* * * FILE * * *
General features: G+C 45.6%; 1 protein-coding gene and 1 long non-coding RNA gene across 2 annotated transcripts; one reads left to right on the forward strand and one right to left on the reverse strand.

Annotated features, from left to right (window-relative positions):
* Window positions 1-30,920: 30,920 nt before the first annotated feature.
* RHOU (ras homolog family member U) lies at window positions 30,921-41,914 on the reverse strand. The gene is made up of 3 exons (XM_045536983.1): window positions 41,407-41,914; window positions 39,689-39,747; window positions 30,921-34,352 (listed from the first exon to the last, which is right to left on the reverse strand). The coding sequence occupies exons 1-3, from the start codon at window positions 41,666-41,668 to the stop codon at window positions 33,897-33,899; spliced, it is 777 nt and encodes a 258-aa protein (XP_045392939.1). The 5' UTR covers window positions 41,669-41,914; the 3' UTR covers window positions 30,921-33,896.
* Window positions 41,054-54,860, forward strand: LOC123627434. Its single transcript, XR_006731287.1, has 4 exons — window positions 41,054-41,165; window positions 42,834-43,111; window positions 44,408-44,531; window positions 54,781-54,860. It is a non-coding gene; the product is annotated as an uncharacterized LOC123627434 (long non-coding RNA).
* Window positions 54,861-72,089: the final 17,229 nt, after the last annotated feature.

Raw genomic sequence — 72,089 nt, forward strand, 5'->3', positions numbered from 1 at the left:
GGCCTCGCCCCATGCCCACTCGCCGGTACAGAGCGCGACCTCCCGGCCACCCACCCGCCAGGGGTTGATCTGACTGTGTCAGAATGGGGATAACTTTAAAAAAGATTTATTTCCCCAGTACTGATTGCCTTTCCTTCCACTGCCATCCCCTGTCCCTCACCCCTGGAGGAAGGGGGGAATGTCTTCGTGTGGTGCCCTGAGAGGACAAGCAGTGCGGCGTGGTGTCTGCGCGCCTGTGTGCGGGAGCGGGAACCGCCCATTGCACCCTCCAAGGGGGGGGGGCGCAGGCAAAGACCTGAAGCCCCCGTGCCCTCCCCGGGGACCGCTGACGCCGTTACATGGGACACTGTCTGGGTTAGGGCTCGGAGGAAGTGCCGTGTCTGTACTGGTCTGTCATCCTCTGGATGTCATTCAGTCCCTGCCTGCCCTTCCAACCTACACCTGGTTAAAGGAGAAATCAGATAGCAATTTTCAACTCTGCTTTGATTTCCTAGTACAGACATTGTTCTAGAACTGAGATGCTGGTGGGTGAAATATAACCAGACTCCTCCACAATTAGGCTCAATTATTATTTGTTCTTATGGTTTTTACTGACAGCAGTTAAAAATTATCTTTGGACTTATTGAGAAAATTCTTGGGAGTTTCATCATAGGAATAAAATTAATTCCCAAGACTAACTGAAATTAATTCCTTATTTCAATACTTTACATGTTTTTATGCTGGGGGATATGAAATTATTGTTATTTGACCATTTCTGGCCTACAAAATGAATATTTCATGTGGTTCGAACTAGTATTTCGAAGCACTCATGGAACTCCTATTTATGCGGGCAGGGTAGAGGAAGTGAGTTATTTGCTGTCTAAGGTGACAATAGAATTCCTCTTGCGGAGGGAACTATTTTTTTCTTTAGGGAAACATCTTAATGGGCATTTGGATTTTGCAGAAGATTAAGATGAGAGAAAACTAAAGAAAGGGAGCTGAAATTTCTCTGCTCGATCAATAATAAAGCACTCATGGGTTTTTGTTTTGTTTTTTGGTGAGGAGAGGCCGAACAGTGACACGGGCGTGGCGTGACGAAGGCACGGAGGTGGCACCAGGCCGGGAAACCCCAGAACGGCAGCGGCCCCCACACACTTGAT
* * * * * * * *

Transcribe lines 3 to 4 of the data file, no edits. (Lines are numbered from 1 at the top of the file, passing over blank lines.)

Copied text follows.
* Window positions 1-30,920: 30,920 nt before the first annotated feature.
* RHOU (ras homolog family member U) lies at window positions 30,921-41,914 on the reverse strand. The gene is made up of 3 exons (XM_045536983.1): window positions 41,407-41,914; window positions 39,689-39,747; window positions 30,921-34,352 (listed from the first exon to the last, which is right to left on the reverse strand). The coding sequence occupies exons 1-3, from the start codon at window positions 41,666-41,668 to the stop codon at window positions 33,897-33,899; spliced, it is 777 nt and encodes a 258-aa protein (XP_045392939.1). The 5' UTR covers window positions 41,669-41,914; the 3' UTR covers window positions 30,921-33,896.